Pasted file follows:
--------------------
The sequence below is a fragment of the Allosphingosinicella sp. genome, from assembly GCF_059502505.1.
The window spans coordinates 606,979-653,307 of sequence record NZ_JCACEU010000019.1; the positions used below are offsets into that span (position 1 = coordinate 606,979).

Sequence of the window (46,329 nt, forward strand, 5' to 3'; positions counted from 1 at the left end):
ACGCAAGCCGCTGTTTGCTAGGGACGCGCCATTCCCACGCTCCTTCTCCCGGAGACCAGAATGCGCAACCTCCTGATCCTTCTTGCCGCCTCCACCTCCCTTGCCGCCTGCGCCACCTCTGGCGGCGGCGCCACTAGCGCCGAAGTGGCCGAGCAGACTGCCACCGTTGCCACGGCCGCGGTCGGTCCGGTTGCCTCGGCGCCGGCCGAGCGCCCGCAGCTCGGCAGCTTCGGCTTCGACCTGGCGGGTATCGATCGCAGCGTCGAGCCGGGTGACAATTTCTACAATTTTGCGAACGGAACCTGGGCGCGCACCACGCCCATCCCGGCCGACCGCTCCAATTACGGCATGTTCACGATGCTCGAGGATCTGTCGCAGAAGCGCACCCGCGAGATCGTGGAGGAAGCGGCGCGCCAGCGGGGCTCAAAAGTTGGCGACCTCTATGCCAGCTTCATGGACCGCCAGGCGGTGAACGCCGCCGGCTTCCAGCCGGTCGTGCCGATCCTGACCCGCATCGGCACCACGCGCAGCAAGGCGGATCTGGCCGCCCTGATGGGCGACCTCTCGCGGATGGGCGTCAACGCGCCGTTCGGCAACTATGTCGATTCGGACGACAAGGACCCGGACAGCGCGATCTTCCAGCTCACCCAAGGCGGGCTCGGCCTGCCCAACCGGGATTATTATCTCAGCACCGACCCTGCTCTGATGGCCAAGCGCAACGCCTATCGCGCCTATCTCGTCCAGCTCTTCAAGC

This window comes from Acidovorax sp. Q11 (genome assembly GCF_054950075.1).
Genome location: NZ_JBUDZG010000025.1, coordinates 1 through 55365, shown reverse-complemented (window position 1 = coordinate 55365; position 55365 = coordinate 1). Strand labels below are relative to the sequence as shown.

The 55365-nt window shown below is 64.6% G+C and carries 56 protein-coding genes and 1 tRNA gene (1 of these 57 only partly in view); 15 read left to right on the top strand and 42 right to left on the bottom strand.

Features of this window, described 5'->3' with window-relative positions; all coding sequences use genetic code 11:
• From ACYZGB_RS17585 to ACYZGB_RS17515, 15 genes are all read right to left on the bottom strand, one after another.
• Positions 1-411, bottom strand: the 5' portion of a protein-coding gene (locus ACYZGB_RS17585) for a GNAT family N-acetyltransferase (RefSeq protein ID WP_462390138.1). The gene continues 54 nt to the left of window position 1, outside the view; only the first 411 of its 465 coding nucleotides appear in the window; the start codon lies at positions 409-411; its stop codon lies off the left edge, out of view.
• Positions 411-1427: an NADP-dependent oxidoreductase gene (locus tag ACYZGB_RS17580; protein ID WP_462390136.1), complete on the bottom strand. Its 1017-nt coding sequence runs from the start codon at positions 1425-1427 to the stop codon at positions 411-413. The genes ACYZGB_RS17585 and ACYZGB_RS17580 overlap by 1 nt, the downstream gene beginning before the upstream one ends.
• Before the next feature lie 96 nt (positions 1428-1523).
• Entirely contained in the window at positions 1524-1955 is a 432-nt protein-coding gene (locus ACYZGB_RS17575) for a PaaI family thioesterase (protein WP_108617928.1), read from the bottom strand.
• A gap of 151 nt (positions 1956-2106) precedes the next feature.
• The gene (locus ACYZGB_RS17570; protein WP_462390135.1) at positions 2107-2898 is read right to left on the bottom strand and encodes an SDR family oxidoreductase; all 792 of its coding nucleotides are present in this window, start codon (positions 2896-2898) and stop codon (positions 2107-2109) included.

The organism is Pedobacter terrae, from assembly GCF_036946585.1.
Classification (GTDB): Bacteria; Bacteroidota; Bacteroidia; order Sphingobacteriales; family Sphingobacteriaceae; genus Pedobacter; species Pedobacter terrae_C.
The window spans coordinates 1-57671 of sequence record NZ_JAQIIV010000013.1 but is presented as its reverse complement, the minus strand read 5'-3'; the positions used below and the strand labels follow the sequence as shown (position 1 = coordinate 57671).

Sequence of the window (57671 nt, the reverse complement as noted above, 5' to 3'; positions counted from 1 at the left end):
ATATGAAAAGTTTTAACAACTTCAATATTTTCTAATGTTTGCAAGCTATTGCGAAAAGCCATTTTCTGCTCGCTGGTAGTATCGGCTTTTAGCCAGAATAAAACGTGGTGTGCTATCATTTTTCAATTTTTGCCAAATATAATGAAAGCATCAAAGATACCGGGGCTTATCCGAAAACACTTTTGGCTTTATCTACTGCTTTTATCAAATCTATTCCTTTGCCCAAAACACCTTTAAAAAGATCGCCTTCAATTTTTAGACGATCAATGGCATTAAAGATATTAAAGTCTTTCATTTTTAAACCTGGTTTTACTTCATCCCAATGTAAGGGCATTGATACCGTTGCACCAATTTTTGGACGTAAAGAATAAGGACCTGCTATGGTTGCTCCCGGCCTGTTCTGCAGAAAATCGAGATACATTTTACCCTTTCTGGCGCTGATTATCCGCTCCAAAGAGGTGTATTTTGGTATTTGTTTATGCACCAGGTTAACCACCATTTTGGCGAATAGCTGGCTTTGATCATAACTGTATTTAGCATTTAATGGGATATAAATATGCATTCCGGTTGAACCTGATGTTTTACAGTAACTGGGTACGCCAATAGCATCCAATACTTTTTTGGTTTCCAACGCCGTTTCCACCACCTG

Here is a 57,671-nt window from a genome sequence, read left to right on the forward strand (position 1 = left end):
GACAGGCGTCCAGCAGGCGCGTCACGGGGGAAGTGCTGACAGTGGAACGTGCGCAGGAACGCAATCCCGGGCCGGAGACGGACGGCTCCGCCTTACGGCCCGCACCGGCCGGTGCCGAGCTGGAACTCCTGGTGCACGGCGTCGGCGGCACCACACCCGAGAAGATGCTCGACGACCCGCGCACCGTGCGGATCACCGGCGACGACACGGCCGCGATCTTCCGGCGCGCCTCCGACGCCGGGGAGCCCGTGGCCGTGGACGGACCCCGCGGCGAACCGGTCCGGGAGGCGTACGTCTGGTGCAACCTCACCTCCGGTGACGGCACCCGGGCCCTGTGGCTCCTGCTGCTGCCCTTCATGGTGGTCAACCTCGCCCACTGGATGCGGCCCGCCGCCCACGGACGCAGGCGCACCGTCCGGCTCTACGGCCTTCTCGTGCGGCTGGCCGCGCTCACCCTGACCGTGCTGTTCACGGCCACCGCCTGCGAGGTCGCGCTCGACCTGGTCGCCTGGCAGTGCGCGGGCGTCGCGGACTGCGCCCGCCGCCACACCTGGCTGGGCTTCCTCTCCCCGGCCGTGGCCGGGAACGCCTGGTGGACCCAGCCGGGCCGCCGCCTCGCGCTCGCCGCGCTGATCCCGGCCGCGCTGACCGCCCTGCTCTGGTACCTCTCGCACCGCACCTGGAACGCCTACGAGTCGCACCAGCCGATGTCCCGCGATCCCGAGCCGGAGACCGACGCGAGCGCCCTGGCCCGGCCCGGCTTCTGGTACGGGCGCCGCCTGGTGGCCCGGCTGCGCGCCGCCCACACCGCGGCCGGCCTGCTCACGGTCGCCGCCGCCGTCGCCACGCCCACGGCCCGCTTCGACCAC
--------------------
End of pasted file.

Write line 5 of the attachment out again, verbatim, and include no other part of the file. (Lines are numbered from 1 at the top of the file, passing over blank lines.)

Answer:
This window comes from Acidovorax sp. Q11 (genome assembly GCF_054950075.1).